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Operational funding

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By Michael Brader-Araje

A recent report published by the liberal-leaning think-tank, The National Committee for Responsive Philanthropy, concluded that politically conservative foundations have done a better job influencing public policy and promoting their agendas than have their less conservative counterparts.

The report said conservative foundations provided more operational funding, thereby giving their grantees more flexibility in both the short- and long-term.

Ironically, liberal foundations weren’t liberal enough in giving nonprofits some fiscal freedoms.

The reality is that most nonprofits struggle to meet their operational needs, and this report points out one compelling reason why many philanthropists need to reconsider their position on operational funding.

That reason is simple: It affords nonprofits the flexibility to be more effective in meeting their goals and achieving their mission.

In an effort to enforce accountability, many grantors put stringent restrictions on their grants by earmarking money for very specific programs or projects.

Paradoxically, this inhibits the ability of nonprofits to respond quickly to urgent matters.

It also makes it very difficult to conduct long-term planning since nonprofits are forced to pander to the philanthropic cause of the day.

It is time to seriously assess the efficacy of this approach.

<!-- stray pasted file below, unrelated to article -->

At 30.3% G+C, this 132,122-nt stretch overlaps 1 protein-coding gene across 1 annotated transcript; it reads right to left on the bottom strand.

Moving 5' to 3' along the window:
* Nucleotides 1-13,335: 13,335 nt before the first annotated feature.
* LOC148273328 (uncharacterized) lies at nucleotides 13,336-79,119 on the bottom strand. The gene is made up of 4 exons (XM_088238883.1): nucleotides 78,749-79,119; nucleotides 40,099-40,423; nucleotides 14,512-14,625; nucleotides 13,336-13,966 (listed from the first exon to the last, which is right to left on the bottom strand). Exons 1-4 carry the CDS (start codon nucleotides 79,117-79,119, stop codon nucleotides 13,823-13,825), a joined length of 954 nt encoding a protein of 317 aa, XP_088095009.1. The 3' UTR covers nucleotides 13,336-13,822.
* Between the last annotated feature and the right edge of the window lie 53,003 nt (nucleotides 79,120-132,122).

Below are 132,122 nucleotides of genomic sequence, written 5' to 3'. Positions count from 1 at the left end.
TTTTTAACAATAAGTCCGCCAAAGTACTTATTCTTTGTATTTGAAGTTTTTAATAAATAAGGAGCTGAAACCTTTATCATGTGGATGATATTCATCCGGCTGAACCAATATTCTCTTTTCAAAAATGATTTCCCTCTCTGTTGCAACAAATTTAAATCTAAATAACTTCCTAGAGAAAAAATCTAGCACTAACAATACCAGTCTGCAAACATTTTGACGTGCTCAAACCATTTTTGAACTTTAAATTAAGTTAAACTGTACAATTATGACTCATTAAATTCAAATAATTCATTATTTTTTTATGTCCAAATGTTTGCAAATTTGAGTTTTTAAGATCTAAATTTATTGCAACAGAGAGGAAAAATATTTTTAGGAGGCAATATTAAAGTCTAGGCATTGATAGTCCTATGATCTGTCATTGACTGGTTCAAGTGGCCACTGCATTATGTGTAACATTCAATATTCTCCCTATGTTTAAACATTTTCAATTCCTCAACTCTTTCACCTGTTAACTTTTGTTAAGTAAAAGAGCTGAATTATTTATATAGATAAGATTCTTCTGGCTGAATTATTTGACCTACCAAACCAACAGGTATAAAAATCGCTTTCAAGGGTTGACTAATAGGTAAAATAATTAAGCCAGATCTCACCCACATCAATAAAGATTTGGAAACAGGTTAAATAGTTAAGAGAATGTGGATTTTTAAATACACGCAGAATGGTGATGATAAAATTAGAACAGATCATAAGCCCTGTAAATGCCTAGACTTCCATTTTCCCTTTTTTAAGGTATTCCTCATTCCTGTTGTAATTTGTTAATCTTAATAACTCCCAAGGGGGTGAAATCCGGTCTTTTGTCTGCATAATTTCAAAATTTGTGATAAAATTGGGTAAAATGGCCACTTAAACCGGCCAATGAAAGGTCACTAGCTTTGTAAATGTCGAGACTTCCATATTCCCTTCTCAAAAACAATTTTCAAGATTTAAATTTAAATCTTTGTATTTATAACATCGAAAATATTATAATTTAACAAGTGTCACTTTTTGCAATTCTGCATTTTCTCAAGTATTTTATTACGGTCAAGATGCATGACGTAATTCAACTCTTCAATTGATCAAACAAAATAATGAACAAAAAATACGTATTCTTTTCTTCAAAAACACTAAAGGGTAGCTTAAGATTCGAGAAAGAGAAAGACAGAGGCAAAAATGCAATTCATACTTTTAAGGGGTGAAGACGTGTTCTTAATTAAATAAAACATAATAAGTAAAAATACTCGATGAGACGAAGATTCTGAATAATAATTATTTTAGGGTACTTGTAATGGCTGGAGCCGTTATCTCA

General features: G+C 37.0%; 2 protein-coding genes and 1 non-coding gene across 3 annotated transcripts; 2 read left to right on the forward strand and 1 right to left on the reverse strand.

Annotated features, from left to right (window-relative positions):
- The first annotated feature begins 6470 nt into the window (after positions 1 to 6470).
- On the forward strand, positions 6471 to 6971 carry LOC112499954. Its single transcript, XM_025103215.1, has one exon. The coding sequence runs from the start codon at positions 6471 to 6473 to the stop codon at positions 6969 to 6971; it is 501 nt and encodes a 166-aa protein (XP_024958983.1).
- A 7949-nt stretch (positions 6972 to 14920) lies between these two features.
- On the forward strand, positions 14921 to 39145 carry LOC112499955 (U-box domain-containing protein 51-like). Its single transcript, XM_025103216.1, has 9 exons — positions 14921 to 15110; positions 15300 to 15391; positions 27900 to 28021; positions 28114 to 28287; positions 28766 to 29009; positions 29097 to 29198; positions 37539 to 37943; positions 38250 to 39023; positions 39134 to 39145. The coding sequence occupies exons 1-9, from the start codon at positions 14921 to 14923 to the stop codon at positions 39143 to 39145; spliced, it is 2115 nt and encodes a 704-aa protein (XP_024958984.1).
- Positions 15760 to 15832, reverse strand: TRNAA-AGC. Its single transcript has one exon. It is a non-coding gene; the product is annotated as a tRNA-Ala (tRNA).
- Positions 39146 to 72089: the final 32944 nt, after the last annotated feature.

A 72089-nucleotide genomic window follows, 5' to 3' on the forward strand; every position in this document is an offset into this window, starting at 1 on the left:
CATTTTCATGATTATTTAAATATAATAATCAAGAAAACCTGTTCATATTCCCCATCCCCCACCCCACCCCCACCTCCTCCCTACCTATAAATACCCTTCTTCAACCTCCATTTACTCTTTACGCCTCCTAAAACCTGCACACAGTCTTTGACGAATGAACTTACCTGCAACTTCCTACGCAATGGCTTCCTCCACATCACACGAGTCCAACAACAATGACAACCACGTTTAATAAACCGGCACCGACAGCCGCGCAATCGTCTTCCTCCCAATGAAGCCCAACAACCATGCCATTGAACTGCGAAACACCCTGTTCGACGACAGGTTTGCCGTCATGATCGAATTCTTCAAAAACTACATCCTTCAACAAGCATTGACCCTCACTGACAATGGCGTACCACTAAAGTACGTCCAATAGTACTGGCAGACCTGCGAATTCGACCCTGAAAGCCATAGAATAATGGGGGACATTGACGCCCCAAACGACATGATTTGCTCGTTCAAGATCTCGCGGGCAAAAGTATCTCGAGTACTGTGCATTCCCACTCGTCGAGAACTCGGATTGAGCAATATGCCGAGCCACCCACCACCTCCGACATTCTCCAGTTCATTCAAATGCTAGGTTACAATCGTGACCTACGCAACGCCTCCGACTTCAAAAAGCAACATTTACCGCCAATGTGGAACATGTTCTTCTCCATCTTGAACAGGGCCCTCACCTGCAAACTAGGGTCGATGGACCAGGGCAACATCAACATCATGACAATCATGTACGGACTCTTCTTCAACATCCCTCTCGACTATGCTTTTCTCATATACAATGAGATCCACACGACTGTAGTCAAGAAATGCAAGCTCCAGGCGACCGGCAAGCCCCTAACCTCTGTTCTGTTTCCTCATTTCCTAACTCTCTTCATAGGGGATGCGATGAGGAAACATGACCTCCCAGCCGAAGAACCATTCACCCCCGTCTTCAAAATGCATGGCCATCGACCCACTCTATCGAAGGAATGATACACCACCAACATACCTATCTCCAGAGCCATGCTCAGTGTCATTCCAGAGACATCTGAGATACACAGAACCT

I absolutely agree that philanthropists need to hold their grantees accountable and ensure that money is used in a fiscally sound way.

However, accountability should not mean, “Here is my money and I want you to use this money to focus on this one project because that’s all I’m interested in supporting.”

This approach is shortsighted and discounts the responsibilities and fundamental expertise of executive directors at nonprofits.

Nonprofit directors are typically passionate, caring and committed people determined to make a difference in their community.

They are usually more knowledgeable about their issues than anyone else since they are the ones living and breathing their causes every day.

Let’s give them the credit they deserve and empower them to make critical issue-related decisions without interference from well-intentioned grantors.

Towards that end, grantors should instead focus on providing nonprofits assistance with business advice on things like strategic planning, market dynamics, and how to best scale their services.

When philanthropists turn on the garden hose with time and money, they shouldn’t tell grantees which plants and flowers to water.

Rather, let’s help grantees understand how to best use the garden hose itself.

The executive directors know the landscape better than anyone else and know what to water to create a thriving garden.


Michael Brader-Araje is founder and managing partner of truePilot and founder of the Michael and Laura Brader-Araje Foundation, both in Durham, N.C.

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